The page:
2. TRY EVERYTHING. I don’t mean every drug. Unless you want to, of course. I mean every opportunity. There are so many things I didn’t figure out to try until just a few years ago, and I should have been doing them for years. Or I should have at least crossed them off the list. Live outside your comfort zone. Treat the whole world as one big hike and keep going, snakes and all.

3. IF YOU WANT TO, DATE TONS OF PEOPLE AND HAVE LOTS OF SEX. Nobody else will say this, so I’m going to. Be safe, of course, and keep your wits about you. Not everyone wants to sleep with lots of people, but if you do, DO IT. This is a great time to find out what you’re made of, what you like, who you’re looking for, etc. Don’t wait till you’re in a long-term relationship to realize that you have no idea what kind of person you want to be with. Trust me on this one. It’s big.

4. EAT WELL AND SLEEP. You’re probably going to push yourself, and that’s great. Don’t settle. Keep moving forward. But be sure you eat well and get enough sleep. If you don’t, you’ll eventually know it when you crash.

5. MAKE TIME FOR QUIET. Get out in nature if you can. But even if you have to find space on campus, find five or 10 minutes a day when you can just close your eyes, follow your breathing, and stop taking in or processing data. If you can find 20 minutes to do this, even better. And try not to do it in your dorm room. Find a quiet space with trees and birds or a nice bench or someplace that isn’t where you always are. You might need to find a new space in the winter. Or just bundle up.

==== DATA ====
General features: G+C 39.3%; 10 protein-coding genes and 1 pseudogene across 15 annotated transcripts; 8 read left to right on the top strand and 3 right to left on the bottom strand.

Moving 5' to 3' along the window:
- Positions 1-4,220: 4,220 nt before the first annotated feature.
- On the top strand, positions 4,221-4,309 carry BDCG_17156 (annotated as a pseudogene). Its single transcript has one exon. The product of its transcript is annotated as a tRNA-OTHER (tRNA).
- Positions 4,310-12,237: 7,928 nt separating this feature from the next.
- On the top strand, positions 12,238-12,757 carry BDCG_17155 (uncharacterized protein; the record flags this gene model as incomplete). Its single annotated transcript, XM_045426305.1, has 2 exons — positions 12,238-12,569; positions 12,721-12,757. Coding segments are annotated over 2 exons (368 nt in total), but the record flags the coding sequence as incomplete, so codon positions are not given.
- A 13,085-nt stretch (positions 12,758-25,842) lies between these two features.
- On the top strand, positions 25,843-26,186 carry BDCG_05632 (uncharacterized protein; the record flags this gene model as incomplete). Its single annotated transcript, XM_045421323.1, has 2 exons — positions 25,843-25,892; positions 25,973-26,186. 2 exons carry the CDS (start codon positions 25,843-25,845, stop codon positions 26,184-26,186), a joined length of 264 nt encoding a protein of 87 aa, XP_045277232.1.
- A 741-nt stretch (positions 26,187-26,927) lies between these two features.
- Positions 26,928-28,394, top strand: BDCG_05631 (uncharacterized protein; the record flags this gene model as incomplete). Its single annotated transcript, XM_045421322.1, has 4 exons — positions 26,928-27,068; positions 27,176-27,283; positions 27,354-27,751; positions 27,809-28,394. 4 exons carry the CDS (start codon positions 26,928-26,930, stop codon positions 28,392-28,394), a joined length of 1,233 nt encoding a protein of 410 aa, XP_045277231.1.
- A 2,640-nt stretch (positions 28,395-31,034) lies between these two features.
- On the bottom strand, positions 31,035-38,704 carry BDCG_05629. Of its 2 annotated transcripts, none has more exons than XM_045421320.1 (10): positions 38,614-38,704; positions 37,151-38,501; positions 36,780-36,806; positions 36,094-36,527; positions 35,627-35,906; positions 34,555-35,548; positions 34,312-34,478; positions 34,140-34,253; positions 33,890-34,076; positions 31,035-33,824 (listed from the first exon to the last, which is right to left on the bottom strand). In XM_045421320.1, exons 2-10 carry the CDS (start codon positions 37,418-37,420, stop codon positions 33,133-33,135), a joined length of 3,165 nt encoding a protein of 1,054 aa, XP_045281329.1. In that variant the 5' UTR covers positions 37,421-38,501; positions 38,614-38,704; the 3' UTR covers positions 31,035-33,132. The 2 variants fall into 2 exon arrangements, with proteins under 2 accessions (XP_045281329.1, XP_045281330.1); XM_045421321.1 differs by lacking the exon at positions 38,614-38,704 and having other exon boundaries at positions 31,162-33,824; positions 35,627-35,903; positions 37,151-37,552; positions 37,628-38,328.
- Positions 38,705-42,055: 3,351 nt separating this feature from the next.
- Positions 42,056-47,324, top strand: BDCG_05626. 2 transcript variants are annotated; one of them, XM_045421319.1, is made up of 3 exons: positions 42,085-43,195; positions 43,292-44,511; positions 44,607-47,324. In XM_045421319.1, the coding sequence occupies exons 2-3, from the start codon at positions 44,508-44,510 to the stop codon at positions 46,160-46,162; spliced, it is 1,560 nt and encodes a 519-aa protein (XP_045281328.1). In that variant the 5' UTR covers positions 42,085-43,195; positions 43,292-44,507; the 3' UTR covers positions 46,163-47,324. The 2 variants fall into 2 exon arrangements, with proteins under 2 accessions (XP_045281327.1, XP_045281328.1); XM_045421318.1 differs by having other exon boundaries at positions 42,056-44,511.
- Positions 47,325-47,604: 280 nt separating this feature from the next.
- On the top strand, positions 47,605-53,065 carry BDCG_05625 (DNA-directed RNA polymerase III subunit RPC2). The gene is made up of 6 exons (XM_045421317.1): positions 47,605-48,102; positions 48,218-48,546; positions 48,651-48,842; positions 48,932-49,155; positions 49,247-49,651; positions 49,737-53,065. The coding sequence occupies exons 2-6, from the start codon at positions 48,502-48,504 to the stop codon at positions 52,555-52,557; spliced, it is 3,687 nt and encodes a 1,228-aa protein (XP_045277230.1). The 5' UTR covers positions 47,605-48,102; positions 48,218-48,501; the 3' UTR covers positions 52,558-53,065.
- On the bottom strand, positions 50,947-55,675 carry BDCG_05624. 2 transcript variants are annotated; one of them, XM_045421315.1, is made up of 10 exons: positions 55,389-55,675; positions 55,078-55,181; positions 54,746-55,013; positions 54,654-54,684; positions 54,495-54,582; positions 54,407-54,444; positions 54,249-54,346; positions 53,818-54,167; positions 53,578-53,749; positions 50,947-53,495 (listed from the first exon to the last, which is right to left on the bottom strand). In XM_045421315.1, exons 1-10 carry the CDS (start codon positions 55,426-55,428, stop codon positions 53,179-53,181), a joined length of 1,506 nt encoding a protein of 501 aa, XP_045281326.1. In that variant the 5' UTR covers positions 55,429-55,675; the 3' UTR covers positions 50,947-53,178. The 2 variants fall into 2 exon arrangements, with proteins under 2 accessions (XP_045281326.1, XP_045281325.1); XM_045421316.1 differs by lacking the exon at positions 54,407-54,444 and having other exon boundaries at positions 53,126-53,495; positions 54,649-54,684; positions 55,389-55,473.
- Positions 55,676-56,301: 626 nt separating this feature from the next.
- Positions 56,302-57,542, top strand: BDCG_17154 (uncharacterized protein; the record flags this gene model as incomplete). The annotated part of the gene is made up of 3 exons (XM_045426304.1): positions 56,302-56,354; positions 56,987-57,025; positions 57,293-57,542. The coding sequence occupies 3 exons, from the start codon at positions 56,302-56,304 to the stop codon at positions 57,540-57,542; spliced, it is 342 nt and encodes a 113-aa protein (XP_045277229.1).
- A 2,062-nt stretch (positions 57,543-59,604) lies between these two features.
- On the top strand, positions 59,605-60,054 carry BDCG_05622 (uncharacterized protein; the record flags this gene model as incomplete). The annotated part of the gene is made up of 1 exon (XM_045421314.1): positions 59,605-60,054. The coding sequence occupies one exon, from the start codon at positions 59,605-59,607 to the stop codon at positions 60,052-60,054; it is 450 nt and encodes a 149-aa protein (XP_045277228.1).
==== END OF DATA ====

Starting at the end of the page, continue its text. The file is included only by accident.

6. KEEP IN TOUCH WITH A COUPLE GOOD FRIENDS. This is invaluable. You’ll need people to talk to about what’s happening in your life. You’ll make friends at school, but it’s great to have some people in your corner who aren’t on the same campus and therefore aren’t in the same social circles.

7. TRAVEL. Yes, take big trips to faraway places. But also just get on your bike or in a car or on a Greyhound and see some other places. Even if it’s the next town over or some little hamlet on the lake. Get out of your normal surroundings and see how some other folks are living.

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What I Read In July

readinjuly

My reading slowed down in July, at least partly because I started working 60-hour weeks. I really enjoyed what I read, though. It was fun to read Dune for the second time, and I think I got even more out of it this time. My acquaintance Jessica Smith’s excellent book of poetry Life-list was both a challenge and a joy to read. As The World Burns is a funny and terrifying graphic novel. Thomas Merton’s selection of Gandhi’s writing is inspiring. And Letters From Yellowstone is a very engaging epistolary novel. I started, and subsequently gave up on, The Watchman’s Rattle. And I’m partway through about five other books.

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POEM: where the sidewalk ends

wherethesidewalkends

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POEM: conundrum

conundrum

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POEM: the queen of the silk worms

queen